Industry experts estimate that mobile gaming revenues would increase to USD$70.3 billion in 2018, making it the largest gaming segment. It's larger than PC gaming and Console gaming combined!

Read that again, mobile gaming is the largest gaming segment from a revenue perspective. It's had a 10-year double-digit growth.

The strategy game genre is a very large part of mobile gaming. It's not unthinkable that strategy game studios or publishers might consider entering the mobile gaming market.

But the downside to it is that games on mobile have to be designed for mobile. This goes beyond UI. Mechanics have to be chopped. Systems have to be simplified to cater to the shorter burst of gameplay activity of mobile gamers.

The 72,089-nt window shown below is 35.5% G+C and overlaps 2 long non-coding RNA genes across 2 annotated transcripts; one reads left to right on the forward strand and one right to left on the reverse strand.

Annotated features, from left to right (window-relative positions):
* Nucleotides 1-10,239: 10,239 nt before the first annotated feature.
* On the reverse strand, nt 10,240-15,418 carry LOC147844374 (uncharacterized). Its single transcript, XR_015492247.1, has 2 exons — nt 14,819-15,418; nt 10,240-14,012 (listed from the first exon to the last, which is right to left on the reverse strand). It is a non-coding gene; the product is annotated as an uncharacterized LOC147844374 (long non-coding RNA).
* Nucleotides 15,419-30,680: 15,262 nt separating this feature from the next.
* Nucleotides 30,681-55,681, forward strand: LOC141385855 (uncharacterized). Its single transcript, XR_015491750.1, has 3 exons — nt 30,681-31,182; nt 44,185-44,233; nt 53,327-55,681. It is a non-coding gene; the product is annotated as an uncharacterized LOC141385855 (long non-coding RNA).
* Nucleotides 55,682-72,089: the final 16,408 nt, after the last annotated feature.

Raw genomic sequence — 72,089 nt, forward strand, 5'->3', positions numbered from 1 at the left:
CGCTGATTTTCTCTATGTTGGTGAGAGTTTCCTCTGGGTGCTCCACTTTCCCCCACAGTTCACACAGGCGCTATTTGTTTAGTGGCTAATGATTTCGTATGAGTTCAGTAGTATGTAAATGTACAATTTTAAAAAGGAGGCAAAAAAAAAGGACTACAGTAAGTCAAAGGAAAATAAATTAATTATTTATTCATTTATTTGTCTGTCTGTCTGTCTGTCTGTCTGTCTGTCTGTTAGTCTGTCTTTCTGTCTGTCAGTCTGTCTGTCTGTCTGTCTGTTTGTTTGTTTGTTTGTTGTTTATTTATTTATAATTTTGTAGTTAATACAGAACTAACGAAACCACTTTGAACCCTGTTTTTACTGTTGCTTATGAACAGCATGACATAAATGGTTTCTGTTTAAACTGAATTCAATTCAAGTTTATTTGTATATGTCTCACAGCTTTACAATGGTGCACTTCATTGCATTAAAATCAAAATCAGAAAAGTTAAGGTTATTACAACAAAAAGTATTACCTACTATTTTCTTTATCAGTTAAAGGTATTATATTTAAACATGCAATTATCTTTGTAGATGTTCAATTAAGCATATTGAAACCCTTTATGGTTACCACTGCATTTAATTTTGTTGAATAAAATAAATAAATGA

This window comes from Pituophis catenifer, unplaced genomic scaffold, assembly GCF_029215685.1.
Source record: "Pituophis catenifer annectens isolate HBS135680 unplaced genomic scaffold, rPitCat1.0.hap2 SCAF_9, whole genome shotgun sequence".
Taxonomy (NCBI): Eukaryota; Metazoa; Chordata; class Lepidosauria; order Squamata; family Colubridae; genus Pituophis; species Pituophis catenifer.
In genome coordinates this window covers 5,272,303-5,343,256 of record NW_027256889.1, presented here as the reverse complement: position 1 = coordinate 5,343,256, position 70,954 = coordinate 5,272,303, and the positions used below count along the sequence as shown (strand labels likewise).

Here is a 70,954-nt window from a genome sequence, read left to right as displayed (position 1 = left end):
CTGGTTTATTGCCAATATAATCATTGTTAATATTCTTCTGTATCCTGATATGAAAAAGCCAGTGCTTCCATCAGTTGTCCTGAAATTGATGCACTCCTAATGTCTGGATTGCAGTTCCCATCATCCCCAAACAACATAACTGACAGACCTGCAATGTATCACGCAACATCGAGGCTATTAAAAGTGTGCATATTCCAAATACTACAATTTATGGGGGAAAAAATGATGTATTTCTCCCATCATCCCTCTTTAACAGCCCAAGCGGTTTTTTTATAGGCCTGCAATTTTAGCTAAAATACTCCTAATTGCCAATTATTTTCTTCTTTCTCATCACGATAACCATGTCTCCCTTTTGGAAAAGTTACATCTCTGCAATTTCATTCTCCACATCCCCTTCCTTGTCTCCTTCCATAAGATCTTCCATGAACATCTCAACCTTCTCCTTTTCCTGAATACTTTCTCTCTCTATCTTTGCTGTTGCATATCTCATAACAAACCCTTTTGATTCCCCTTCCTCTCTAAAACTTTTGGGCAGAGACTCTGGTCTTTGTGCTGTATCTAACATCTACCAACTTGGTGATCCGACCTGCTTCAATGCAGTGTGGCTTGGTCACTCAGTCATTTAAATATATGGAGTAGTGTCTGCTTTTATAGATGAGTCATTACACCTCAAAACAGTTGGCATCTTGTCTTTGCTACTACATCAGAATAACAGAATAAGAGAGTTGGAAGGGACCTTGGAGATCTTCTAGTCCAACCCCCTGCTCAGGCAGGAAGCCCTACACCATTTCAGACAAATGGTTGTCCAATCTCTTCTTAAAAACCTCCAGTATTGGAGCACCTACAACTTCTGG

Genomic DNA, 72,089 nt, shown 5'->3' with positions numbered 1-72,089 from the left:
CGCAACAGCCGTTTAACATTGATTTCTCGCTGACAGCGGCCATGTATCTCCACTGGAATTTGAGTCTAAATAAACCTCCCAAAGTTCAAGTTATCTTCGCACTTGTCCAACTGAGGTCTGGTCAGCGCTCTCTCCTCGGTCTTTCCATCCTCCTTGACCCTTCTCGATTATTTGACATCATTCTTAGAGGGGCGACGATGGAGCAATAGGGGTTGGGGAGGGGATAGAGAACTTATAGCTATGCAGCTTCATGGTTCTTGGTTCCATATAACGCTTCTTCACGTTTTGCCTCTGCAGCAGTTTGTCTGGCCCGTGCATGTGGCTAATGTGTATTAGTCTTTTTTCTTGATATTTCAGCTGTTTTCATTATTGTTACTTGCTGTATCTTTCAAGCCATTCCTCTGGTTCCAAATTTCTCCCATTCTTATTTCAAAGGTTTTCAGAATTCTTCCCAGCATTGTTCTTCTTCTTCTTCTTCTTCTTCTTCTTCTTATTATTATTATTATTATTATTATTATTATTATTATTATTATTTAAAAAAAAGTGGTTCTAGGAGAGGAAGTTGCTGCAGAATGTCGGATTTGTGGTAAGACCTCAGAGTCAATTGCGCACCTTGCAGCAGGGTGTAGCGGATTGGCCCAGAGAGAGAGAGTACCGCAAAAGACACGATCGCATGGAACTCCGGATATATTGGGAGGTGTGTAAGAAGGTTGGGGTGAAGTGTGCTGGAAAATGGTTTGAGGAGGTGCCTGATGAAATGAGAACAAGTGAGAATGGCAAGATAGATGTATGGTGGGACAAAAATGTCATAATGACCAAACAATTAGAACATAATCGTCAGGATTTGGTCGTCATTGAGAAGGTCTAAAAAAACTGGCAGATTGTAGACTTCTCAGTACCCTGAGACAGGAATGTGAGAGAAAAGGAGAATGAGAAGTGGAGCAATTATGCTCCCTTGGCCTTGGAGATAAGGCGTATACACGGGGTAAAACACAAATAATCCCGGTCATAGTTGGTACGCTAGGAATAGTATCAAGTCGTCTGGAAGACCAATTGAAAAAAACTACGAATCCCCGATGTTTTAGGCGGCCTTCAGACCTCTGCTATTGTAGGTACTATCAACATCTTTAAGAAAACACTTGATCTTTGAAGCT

So About Command & Conquer: Rivals

So getting back to that awful Command & Conquer: Rivals reveal at E3 2018. Despite the negativity to that moment, and to the game itself, it will likely not have any effect.

The thing about mobile games is that reviews don't impact profitability that much. The audience that plays them isn't influenced by what is written about the games.

In fact, they probably aren't even Command & Conquer fans. It was completely unnecessary for EA to reveal Command & Conquer: Rivals on stage at E3 2018.

I speculated that the reveal was simply EA filling in time. EA's presentation this year was very thin and lacking in games. Looking at how little was said about the game, it was probably put together at the last minute.

So what did you think about the reveal and the fate of the Command & Conquer series? Tell me in the comments. I did a video many months back about dead franchises where I touched on Command & Conquer. Check out my video below.